A HAVERFORDWEST busker, slammed in a recent letter which described him as “tone-deaf” and “bellowing,” has praised the wave of support he received from the people of Pembrokeshire.

Western Telegraph:

In a letter published in the Milford Mercury, visitor to Haverfordwest, Lorraine Watton of West Bromwich criticised the busking skills of Pete Jones, who has been busking in the town for some 10 years, performing a variety of songs on his ukulele at the town’s old bridge.

“It was such a lovely day and all was peaceful until what sounded like a violent altercation suddenly broke out nearby,” wrote Lorraine. “The loud shouting came from the bridge and turned out to be a busker with a ukulele. He must have been tone-deaf because he couldn't sing in tune and massacred every song he attempted.”

The letter drew the ire of many supporters and fans of Mr Jones, who hit out at what they consider her unfair attack on him.

Pete Jones, 39, of Portfield, who moved to Pembrokeshire in the late 90s from Cheshire, explained the background to his busking: “I’d been unemployed for a long period of time, it’s a completely disheartening experience.

“I had set up my own Bushcraft business on the day of the credit crunch and I sold items by local artisans; suddenly that fell by the wayside, with massive rates in the riverside market.

“I had a choice of becoming unemployed or becoming self-employed, having to become ‘a bit more crafty’ about how I made my money.

“One of the reasons I chose to busk was to liven the place up; the music I play is always up-beat, I’m starting to do my own songs but there’s a lot of stuff like Jimmy Cliff and quite a few punk and ska tracks, all the way up to John Denver and modern stuff; I play about 70 different songs.”

Pete, who volunteers as an artist at the town’s VC Gallery, added: “Part of it is to lift my mood, if easing my mood lifts others’ mood that’s great; there’s a lot of lonely people out there, I often end up chatting to them, helping them feel not so lonely.

“I think it’s better coming to a town where you’re greeted with a smile.”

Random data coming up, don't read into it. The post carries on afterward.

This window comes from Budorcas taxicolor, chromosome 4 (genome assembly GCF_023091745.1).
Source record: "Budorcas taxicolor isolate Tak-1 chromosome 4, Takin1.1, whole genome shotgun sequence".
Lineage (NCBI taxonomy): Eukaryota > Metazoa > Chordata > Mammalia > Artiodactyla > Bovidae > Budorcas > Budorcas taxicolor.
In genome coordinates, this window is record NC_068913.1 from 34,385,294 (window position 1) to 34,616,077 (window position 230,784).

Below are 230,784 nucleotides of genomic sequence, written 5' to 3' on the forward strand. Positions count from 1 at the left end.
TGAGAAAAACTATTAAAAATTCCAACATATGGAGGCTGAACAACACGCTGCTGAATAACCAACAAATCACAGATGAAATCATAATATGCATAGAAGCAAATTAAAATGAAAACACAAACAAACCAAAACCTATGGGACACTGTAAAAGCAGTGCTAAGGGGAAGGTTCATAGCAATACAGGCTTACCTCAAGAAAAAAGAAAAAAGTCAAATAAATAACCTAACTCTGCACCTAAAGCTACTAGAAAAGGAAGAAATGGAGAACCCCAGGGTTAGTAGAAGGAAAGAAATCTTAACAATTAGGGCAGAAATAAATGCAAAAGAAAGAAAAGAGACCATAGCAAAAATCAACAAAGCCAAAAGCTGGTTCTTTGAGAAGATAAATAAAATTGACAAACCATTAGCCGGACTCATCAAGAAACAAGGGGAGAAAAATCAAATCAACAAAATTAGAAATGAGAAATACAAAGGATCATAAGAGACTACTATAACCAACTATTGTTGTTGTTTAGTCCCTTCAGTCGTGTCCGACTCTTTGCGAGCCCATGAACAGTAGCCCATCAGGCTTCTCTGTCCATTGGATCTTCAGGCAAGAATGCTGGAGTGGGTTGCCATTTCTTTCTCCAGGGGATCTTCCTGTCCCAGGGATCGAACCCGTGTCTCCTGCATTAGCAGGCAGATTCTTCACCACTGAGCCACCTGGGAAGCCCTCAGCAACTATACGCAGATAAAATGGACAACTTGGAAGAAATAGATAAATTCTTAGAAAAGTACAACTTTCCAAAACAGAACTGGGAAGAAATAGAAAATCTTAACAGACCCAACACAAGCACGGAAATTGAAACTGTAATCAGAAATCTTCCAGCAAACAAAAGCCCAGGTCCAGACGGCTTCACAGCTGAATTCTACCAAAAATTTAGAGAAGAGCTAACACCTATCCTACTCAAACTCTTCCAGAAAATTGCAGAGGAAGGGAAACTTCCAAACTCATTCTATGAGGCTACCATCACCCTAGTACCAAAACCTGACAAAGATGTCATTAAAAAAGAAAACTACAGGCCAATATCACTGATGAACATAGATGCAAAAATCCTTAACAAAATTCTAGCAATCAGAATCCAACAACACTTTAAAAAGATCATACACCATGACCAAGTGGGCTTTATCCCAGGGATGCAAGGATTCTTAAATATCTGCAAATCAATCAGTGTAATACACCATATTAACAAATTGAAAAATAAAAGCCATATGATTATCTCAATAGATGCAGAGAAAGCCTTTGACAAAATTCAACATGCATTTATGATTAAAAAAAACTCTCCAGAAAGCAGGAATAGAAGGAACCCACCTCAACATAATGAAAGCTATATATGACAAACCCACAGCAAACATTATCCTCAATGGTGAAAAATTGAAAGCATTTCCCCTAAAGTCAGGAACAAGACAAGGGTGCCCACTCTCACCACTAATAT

Speaking about the letter, he said: “Initially, I was absolutely gutted, I try not to be critical of others; that was quite a scathing assault.

“I rang the newspaper and then noticed the comments on Facebook, the level of support that was there; the majority of them were people I knew in passing; speaking to the paper now gives me an opportunity to thank everybody who has supported me.

“It’s kind of overwhelming a bit, it was nice to know I was thought so highly of by a lot of people; I always try to be open and friendly, that was mentioned a lot.

“I actually messaged Lorraine [the author of the letter] on Facebook thanking her for her feedback and inviting her out for a coffee next time she’s in Haverfordwest. I try and see the positive side in everyone, the negative side doesn’t compute with me.

“A lot of it is about lifting people’s moods; I get old couples dancing on the bridge to my music, for a lot of them it’s their era.

“I really want the opportunity to thank everyone in a kind of official manner. There’s been a knock-on effect after the letter; today someone stopped me as I was walking down, offering their support.

“It’s a really good community that I’m proud to be part of, there’s a lot more acceptance here than you find in a lot of places.”

Pete has now been asked to perform at both next year’s St Davids Music Festival and the Unearthed festival.